Report on Lightfast Testing
Dyeing With Food Coloring

Vikki Clayton 2005

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Preliminary results for the lightfast testing.

To recap, this is a test of cross stitch fabric, hand dyed, under a number of conditions. It was then subject to intense light under ASTM conditions for lightfast testing.

The first blue wool standard strip has faded considerably, exposed to about 0.4 megalux hours. To set this in perspective, average indirect indoor lighting (at about 120 to 180 lux) for an average 12 hours a day equals from 0.53 to 0.79 megalux hours each year. THIS IS NOT EXPOSURE TO DIRECT SUNLIGHT. This is merely exposure to the average indirect lighting that a normal household experiences. This means that these fabric samples have been exposed to less than the average indirect lighting a normal household experiences in a year!!!

First the powdered drink mix dyed fabrics. This common at-home method is often used for cross stitch fabrics though it's a method that's recommended for wools and silks only. You can see why from the pictures. It's not possible to set powdered drink mixes, or food coloring, on cellulose. Less than a year of normal household light exposure has severely destroyed the colors.

6. scoured fabric dunked in a solution of powdered drink mix
7. non-scoured fabric dunked in a solution of powdered drink mix

Scouring the fabric first actually exposed it to more light, and increased the color destruction process.

This method of cross stitch fabric dyeing is something that might be fun to do at home, for a short lived project such as birthday card or for an ornament or other project that might be displayed only a few hours a year, or under very dim lighting conditions. Certainly this wouldn't be an appropriate method to dye a piece that you'd want to display continually or to be an heirloom treasure.

What does all this mean?

The procedure to dye cellulose (cotton, linen, rayon) is time consuming and takes several steps to achieve a good bond between the dye molecule and the cellulose molecule. Based on these test results it would seem safe to conclude that using methods to dye that are not forming these bonds are more susceptible to light damage.

Lightfastness is tested on a 1 - 8 scale. Most of the reactive dyes (those that form a bond with the cellulose) fall in the 4 - 6 lightfastness range ( 4 - 5 is equivalent to about 15 -50 years and 6 for 50 - 100 years worth of light exposure without change in pigment with proper mounting and display). As an aside it tends to be the reds in the 4 and 5 range which is why you often see the red burned out of a color long before the other colors.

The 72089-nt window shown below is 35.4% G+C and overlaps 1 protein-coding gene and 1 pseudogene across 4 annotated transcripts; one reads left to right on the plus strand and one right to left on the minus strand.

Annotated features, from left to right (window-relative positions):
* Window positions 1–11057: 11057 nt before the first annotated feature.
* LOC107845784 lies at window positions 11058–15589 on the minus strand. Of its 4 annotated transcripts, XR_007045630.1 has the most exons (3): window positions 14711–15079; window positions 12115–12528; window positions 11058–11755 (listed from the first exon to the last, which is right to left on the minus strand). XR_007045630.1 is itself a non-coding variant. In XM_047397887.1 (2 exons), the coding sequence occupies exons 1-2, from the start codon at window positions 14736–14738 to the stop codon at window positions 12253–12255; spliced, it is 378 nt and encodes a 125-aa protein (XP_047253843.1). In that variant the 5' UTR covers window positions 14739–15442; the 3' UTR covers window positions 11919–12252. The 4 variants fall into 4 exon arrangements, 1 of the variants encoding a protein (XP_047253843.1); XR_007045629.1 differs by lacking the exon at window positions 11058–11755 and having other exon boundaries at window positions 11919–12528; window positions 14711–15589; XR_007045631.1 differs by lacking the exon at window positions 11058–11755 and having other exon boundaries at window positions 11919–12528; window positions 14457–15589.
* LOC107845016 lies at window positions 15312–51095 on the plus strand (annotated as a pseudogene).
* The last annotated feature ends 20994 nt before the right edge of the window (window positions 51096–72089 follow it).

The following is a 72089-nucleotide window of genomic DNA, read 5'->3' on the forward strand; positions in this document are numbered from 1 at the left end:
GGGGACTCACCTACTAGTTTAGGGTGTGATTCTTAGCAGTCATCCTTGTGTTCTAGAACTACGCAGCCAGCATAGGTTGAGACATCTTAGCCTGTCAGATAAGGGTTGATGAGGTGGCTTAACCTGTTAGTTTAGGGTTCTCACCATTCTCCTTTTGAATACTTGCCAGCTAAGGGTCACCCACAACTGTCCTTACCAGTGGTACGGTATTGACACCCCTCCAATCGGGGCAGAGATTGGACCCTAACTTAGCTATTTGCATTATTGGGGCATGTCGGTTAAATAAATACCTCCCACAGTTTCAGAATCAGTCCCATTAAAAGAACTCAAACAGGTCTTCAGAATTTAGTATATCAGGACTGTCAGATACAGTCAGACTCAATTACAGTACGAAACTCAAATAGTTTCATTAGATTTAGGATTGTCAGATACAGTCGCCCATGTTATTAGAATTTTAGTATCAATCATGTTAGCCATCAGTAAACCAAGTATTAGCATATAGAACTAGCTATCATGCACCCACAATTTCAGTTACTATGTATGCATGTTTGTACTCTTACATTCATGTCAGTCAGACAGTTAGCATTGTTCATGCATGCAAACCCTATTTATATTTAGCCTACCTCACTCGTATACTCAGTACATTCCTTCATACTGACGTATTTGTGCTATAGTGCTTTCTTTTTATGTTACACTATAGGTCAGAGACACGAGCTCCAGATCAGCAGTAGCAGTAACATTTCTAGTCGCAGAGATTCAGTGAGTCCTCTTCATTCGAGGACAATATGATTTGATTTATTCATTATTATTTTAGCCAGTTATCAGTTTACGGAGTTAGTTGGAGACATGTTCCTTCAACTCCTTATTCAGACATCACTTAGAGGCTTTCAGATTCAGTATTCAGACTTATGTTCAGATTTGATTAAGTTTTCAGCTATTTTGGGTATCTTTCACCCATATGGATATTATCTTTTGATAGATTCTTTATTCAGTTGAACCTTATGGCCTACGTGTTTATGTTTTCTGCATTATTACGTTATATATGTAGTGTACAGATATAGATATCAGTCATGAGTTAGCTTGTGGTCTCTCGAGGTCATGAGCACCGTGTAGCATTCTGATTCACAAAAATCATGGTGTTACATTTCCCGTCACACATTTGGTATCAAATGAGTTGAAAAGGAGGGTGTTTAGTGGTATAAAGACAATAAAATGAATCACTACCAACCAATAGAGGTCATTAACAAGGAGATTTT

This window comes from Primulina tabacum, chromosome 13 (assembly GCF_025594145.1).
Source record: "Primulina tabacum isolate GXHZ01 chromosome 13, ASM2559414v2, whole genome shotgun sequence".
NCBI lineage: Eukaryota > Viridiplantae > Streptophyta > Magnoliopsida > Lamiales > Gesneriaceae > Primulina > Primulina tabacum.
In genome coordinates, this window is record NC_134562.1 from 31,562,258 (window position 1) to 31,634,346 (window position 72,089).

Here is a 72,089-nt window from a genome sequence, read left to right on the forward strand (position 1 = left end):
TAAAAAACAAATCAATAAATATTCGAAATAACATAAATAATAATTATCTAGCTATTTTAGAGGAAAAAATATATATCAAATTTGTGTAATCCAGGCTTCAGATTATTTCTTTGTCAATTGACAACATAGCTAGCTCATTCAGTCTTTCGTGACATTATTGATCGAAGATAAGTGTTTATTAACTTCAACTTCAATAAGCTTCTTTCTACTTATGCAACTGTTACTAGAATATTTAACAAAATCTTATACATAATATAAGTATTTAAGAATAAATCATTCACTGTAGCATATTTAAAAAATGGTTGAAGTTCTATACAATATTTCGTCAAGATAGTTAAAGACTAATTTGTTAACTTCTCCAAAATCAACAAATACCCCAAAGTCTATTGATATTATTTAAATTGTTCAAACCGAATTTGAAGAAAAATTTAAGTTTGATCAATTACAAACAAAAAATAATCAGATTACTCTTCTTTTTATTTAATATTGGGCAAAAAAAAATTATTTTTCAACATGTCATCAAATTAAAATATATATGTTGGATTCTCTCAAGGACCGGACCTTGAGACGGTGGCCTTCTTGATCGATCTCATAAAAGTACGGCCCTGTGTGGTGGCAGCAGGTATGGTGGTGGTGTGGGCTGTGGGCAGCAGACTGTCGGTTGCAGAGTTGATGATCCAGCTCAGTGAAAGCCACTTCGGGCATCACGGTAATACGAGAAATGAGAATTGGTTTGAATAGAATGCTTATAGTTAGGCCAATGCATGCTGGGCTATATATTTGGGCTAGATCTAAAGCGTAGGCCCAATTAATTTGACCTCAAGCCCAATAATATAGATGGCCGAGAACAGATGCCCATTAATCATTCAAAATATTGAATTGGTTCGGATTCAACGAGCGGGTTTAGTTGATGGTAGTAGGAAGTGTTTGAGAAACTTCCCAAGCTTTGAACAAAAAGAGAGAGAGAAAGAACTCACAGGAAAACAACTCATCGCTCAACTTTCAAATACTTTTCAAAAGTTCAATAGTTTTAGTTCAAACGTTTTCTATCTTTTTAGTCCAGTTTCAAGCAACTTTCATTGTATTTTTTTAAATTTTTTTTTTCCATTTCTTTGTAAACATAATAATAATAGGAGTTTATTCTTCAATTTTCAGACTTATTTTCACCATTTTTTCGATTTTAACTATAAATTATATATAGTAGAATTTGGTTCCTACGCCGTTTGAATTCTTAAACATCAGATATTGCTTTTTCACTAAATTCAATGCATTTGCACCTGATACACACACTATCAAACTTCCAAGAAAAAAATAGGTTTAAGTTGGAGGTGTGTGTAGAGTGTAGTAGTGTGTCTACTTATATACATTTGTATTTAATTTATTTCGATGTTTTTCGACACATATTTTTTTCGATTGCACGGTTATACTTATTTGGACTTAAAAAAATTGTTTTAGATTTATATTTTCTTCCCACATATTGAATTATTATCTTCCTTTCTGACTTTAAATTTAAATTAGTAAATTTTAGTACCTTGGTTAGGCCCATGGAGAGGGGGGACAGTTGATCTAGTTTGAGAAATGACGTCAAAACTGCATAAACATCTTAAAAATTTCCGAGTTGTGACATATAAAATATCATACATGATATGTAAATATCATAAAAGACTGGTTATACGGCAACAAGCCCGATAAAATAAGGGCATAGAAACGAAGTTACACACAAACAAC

Acrylic paints are also tested for lightfastness and often have the lightfast rating on the paint packaging. Acrylic paint doesn't ever dry completely so you must display it under glass to prevent dust molecules from embedding in the paint. Still it seems to be a viable fiber or fabric coloring method.

While all dyes fade there are several steps that you can take to prevent this.

All dyes fade. But the best way to ensure that your fibers and fabrics will not be subject to an early demise from fading dyes is to utilize a two-pronged approach. First, if you are using hand dyed or variegated cellulose request information from the dyer as to the methods used to dye the cellulose. A method that includes using reactive or fiber dyes with a mordant of soda ash or an acrylic paint with a good lightfastness rating of at least 4 seems to be the best protection against premature fading. Of course factory dyeing does not use these types of dyes. You should be able to tell a hand dyed variegated from a factory dyed variegated - the factory dyed will have exact even repeats.

The second prong is good storage methods. UV and visible light both cause fading, so framing with UV glass will only protect to some extent. Lessening exposure to any source of light is best. It's noted that oxygen may be needed to drive the fading reaction, but it doesn't seem feasible to store or exhibit articles at home in an inert gas!

There is an excellent article on this site under Articles, Silk Facts and Fantasies, Storing Silks that outlines various methods for archival storage. While it focuses on silk, these methods are also apt for cellulose.

Editor's Note :  To access the results of testing with dyes other than the food dyes see the complete series of articles.

ASTM International, was originally known as the American Society for Testing and Materials

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